Reporters Without Borders, a group that defends journalists worldwide, says 24 Iranian reporters are currently in prison and prevented from seeing anyone. The organization says not a week goes by without Iranian reporters coming under some kind of pressure: "Any of them can be arrested at any moment under any pretext. How can they work under such conditions?"
The World Association of Newspapers, representing 18,000 publications in 100 countries, asked Iran to release seven journalists recently convicted in a closed-door session of the Tehran Revolutionary Court. "We respectfully remind you," said the organization, "that the jailing of journalists on these charges constitutes a clear breach of the right to freedom of expression which is guaranteed by numerous international conventions. This kind of detention is one of the most reprehensible ways to enjoin silence and as a consequence, a grave violation of human rights."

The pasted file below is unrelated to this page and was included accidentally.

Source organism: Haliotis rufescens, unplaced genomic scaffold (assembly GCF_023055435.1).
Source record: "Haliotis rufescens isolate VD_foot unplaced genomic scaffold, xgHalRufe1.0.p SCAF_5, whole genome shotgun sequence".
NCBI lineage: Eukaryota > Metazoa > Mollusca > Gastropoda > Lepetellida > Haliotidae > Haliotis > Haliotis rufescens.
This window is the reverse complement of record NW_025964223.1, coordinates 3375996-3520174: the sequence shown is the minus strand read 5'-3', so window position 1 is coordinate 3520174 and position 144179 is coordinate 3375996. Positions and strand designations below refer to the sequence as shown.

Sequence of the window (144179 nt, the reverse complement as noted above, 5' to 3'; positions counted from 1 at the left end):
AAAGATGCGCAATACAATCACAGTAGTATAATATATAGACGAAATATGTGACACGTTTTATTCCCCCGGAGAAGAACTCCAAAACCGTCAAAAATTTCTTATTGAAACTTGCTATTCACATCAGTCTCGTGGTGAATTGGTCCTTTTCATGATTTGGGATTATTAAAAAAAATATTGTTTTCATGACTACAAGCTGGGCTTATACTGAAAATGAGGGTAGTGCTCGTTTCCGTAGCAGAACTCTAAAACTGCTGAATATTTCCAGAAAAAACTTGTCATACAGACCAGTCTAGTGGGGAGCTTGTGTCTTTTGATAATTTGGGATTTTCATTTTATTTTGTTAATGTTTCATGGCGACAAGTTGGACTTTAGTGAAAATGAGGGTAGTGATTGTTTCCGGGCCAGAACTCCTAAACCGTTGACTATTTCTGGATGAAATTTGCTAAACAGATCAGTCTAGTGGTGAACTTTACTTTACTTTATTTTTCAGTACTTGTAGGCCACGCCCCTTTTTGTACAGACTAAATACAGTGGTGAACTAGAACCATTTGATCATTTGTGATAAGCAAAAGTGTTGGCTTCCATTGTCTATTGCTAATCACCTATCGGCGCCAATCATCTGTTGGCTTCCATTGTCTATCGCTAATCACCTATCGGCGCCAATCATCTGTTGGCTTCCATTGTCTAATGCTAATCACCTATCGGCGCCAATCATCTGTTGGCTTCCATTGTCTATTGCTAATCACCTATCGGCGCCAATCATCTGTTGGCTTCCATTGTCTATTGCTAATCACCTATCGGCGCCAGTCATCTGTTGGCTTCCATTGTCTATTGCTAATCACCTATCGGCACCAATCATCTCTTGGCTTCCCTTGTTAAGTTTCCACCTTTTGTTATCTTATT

Morteza Negahi, an Iranian journalist now in the United States, says many Iranian reporters have been silenced. They have been forced to quit their jobs or to flee the country. But others continue to work despite the danger: “We say, 'We are free to write, and they are free to arrest us.' But still compared to many years ago, there is more freedom, and people are telling their stories anyhow. They are not afraid. Like Mr. Hedayat, people talk more and more about their experience in prison, about everything.”
Iranians say they are not the only ones making trouble for journalists and cite the case of their own reporters in Iraq. In July, two Iranians claiming to be journalists were arrested by U.S. forces for suspicious activities and held in a detention camp outside Baghdad.
Even-handedly, Reporters Without Borders says U.S-British forces must provide convincing evidence that the two journalists violated security or else release them.
U.S. Deputy Defense Secretary Paul Wolfowitz has criticized some media for putting out false or slanted reports that may inflame Iraqis against U.S. troops. In turn, Reporters Without Borders deplores the growing tension between U.S. authorities and journalists in Iraq. But there is no charge of torture.